The Supreme Court says it is unable to identify the person who leaked the draft abortion ruling

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WASHINGTON — The Supreme Court announced on Thursday that after a lengthy investigation, it has been unable to conclusively identify the person who leaked an unpublished draft of an opinion that shows the court is about to reverse abortion rights. to twist.

In an unsigned statement, the court said all leads have been acted upon and forensic analysis has been performed, but “the team has so far failed to identify a person responsible through a preponderance of evidence.”

The accompanying report suggested the court was not watertight, with some employees admitting to talking to spouses about the draft opinion and how the judges voted. Supreme Court Marshal Gail Curley’s investigation was largely limited to the courthouse itself and the people who work there, meaning any actions taken by people at home or elsewhere using personal devices were usually not within its scope.

The report also indicated that the judges were not examined as part of the investigation, focusing on permanent employees and the clerks who work for each judge for a year.

Curley said 97 court officials were interviewed and all denied being the leaker. She said it was unlikely that the court’s information technology systems had been compromised.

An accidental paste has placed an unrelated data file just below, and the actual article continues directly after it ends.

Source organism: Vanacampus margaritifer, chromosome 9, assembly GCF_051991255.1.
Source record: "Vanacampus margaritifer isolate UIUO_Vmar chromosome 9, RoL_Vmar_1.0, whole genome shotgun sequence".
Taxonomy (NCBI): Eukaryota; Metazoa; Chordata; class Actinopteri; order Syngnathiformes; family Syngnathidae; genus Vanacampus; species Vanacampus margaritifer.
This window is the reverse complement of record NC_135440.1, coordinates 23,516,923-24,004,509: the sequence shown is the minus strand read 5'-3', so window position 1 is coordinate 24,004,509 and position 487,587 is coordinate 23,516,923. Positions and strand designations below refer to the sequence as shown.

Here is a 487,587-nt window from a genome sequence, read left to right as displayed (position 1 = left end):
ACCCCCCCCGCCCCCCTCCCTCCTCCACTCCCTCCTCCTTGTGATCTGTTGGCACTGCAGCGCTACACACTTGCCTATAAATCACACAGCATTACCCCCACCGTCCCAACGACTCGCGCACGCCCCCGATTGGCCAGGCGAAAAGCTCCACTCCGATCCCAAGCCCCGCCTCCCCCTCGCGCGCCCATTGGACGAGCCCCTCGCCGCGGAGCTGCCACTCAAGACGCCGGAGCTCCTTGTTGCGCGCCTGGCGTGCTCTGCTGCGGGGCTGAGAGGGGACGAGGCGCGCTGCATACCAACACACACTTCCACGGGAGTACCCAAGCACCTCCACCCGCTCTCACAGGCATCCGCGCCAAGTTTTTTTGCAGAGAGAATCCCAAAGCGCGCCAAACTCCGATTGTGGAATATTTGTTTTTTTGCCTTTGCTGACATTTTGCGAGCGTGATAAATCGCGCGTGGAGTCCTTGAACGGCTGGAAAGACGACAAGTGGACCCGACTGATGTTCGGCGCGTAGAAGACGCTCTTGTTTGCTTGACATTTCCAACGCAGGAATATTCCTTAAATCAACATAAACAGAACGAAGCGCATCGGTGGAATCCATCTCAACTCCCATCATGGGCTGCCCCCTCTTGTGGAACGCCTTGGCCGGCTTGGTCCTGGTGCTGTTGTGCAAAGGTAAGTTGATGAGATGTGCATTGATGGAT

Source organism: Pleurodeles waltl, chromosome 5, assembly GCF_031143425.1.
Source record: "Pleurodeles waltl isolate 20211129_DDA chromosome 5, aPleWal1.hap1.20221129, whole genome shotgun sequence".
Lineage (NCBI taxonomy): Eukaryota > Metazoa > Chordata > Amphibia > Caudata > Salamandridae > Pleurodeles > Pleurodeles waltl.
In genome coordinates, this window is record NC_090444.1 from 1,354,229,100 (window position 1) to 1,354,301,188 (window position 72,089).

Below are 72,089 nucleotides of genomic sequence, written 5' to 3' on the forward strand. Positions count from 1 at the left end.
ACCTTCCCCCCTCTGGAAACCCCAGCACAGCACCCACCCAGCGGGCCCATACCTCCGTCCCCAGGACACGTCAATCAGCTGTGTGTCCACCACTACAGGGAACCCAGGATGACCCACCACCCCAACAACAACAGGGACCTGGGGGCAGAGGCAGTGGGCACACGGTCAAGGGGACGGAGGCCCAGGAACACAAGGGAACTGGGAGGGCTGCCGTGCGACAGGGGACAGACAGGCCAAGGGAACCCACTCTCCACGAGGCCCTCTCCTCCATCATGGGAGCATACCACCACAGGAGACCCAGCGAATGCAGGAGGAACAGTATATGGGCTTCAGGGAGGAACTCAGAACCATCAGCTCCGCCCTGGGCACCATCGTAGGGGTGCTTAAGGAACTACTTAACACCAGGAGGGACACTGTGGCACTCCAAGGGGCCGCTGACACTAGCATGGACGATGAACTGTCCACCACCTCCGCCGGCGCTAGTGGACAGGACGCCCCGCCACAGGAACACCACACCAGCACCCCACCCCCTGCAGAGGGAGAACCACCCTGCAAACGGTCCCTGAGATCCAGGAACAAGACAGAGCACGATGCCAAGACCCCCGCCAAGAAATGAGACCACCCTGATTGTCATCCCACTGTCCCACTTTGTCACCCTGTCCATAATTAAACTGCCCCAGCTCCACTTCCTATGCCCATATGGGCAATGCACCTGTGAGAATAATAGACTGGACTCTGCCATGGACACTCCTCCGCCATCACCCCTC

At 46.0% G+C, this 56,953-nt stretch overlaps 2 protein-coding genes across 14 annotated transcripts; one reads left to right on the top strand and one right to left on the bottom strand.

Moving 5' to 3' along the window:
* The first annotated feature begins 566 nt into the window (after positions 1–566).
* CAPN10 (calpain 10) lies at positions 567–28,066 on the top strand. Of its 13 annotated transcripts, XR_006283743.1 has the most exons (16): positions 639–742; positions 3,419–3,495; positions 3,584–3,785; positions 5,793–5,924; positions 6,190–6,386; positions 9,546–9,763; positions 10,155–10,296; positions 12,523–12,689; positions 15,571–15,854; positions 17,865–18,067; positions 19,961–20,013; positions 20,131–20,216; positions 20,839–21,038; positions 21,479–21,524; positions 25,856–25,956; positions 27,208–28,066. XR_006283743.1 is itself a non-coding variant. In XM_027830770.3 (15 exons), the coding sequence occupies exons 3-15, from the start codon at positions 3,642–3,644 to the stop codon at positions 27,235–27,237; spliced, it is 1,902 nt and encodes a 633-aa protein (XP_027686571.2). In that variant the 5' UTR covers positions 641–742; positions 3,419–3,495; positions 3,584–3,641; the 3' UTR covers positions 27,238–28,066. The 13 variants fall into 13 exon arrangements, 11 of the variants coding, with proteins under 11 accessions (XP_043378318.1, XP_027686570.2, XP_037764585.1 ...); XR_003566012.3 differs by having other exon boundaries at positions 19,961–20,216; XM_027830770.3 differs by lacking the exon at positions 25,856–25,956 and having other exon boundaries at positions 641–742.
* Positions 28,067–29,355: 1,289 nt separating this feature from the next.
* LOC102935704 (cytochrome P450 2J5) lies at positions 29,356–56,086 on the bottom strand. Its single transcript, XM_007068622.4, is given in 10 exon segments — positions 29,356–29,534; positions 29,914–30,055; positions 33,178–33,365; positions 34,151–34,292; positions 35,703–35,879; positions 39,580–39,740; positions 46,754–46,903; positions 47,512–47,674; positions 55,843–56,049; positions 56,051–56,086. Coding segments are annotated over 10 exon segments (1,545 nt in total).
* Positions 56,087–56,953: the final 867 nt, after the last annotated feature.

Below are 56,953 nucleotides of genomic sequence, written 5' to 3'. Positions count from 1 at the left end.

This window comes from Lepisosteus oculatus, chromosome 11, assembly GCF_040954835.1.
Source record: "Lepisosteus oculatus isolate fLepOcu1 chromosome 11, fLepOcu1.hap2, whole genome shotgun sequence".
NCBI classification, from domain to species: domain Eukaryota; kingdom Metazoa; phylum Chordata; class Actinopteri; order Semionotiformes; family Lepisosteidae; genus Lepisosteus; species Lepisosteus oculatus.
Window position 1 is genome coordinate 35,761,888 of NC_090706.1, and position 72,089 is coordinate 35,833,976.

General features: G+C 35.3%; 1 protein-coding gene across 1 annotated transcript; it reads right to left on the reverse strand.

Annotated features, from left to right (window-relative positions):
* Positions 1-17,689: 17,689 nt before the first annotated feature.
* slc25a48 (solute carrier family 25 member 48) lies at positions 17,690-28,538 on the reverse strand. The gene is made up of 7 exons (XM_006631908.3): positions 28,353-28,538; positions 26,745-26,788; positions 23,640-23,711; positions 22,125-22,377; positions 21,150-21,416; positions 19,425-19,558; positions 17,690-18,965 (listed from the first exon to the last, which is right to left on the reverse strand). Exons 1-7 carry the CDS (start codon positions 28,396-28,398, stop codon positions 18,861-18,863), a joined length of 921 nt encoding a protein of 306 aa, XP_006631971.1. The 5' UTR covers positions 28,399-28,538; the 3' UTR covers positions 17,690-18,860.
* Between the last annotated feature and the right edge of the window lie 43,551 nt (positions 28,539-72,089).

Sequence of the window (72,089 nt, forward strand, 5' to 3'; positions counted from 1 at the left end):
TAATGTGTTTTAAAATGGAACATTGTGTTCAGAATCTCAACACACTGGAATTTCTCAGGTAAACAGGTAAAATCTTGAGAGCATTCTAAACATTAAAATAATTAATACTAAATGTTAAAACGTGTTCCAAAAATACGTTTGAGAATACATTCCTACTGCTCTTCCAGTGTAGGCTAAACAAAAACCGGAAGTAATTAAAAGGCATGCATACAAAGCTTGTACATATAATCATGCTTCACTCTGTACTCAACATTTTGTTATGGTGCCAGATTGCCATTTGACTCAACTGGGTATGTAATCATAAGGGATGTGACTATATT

“No one confessed to disclosing the document and none of the available forensic and other evidence provided a basis for identifying any person as the source of the document,” Curley wrote.

“If a court official made the draft opinion public, that person was brutally violating a system fundamentally built on trust with limited safeguards to regulate and limit access to highly sensitive information,” she added.

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The court also consulted Michael Chertoff, who served as Secretary of Homeland Security during the administration of President George W. Bush. Chertoff wrote in a separate statement that he recommended several measures the court could take to improve security, including restrictions on the distribution of paper copies of sensitive documents.

Chertoff said he reviewed the research and concluded it was thoroughly conducted.

“At this time, I cannot identify any additional useful investigative measures,” he added.

Some House Republicans see things differently.

Rep. Jim Jordan, R-Ohio, the chairman of the Judiciary Committee, has previously said he plans to investigate the Supreme Court’s abortion draft leak. A source familiar with his plans confirmed to NBC News on Thursday that it is still his intention.

Washington was rocked in May when Politico released a draft opinion prepared by Judge Samuel Alito that said the court, which has a conservative majority of 6 to 3, was about to pass Roe v. Wade, the landmark ruling on abortion rights, to undo.

Traditionally, the court’s internal operations have been shrouded in secrecy, and it is highly unusual for signs of internal deliberations to be leaked before a ruling is made. A day later, Chief Justice John Roberts confirmed the draft was genuine and said he was announcing an investigation into the leak.